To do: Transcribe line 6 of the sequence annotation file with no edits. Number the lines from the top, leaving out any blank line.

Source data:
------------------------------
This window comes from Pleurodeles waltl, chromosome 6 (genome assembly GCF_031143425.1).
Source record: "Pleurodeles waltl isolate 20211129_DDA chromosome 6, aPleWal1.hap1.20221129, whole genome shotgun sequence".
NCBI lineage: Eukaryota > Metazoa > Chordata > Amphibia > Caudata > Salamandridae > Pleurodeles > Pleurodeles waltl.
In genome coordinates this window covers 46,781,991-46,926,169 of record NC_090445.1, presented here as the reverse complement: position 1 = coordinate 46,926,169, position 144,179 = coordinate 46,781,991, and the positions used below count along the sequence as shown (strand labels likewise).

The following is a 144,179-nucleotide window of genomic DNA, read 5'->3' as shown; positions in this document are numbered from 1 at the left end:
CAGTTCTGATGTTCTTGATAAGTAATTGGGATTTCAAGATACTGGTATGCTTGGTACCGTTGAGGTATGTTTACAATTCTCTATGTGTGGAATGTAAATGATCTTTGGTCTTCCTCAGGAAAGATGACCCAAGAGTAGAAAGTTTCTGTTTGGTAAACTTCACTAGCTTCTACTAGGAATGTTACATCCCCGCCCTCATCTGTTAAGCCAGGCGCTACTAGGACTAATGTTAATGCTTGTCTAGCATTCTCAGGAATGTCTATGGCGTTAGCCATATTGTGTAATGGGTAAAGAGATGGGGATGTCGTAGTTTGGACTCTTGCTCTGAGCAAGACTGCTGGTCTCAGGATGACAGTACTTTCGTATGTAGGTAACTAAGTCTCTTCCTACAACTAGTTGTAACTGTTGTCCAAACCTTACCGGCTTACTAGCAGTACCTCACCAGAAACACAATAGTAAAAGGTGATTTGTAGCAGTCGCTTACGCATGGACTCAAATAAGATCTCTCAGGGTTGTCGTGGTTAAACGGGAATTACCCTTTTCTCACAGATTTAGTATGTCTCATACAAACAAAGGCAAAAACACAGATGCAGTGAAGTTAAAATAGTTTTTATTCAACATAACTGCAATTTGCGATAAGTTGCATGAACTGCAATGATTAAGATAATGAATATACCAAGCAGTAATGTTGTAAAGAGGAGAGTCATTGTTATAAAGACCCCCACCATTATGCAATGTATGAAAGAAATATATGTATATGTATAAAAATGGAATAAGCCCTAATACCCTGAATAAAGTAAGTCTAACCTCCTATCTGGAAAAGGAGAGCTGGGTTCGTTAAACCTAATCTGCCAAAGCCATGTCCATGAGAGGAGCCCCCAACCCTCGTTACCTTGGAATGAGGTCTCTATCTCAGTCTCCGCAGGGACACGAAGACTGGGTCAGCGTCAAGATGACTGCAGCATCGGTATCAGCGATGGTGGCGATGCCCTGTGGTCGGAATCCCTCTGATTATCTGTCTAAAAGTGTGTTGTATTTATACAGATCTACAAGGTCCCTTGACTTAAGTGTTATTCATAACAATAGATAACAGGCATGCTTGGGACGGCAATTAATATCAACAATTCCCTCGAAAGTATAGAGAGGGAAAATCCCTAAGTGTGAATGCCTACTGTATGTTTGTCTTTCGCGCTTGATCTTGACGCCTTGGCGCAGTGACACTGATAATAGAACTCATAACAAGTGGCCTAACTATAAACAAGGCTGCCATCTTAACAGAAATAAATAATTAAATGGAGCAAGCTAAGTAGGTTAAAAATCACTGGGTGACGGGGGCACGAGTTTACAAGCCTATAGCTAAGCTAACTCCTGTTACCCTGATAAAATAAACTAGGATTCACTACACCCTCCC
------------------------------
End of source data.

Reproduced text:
CAGTTCTGATGTTCTTGATAAGTAATTGGGATTTCAAGATACTGGTATGCTTGGTACCGTTGAGGTATGTTTACAATTCTCTATGTGTGGAATGTAAATGATCTTTGGTCTTCCTCAGGAAAGATGACCCAAGAGTAGAAAGTTTCTGTTTGGTAAACTTCACTAGCTTCTACTAGGAATGTTACATCCCCGCCCTCATCTGTTAAGCCAGGCGCTACTAGGACTAATGTTAATGCTTGTCTAGCATTCTCAGGAATGTCTATGGCGTTAGCCATATTGTGTAATGGGTAAAGAGATGGGGATGTCGTAGTTTGGACTCTTGCTCTGAGCAAGACTGCTGGTCTCAGGATGACAGTACTTTCGTATGTAGGTAACTAAGTCTCTTCCTACAACTAGTTGTAACTGTTGTCCAAACCTTACCGGCTTACTAGCAGTACCTCACCAGAAACACAATAGTAAAAGGTGATTTGTAGCAGTCGCTTACGCATGGACTCAAATAAGATCTCTCAGGGTTGTCGTGGTTAAACGGGAATTACCCTTTTCTCACAGATTTAGTATGTCTCATACAAACAAAGGCAAAAACACAGATGCAGTGAAGTTAAAATAGTTTTTATTCAACATAACTGCAATTTGCGATAAGTTGCATGAACTGCAATGATTAAGATAATGAATATACCAAGCAGTAATGTTGTAAAGAGGAGAGTCATTGTTATAAAGACCCCCACCATTATGCAATGTATGAAAGAAATATATGTATATGTATAAAAATGGAATAAGCCCTAATACCCTGAATAAAGTAAGTCTAACCTCCTATCTGGAAAAGGAGAGCTGGGTTCGTTAAACCTAATCTGCCAAAGCCATGTCCATGAGAGGAGCCCCCAACCCTCGTTACCTTGGAATGAGGTCTCTATCTCAGTCTCCGCAGGGACACGAAGACTGGGTCAGCGTCAAGATGACTGCAGCATCGGTATCAGCGATGGTGGCGATGCCCTGTGGTCGGAATCCCTCTGATTATCTGTCTAAAAGTGTGTTGTATTTATACAGATCTACAAGGTCCCTTGACTTAAGTGTTATTCATAACAATAGATAACAGGCATGCTTGGGACGGCAATTAATATCAACAATTCCCTCGAAAGTATAGAGAGGGAAAATCCCTAAGTGTGAATGCCTACTGTATGTTTGTCTTTCGCGCTTGATCTTGACGCCTTGGCGCAGTGACACTGATAATAGAACTCATAACAAGTGGCCTAACTATAAACAAGGCTGCCATCTTAACAGAAATAAATAATTAAATGGAGCAAGCTAAGTAGGTTAAAAATCACTGGGTGACGGGGGCACGAGTTTACAAGCCTATAGCTAAGCTAACTCCTGTTACCCTGATAAAATAAACTAGGATTCACTACACCCTCCC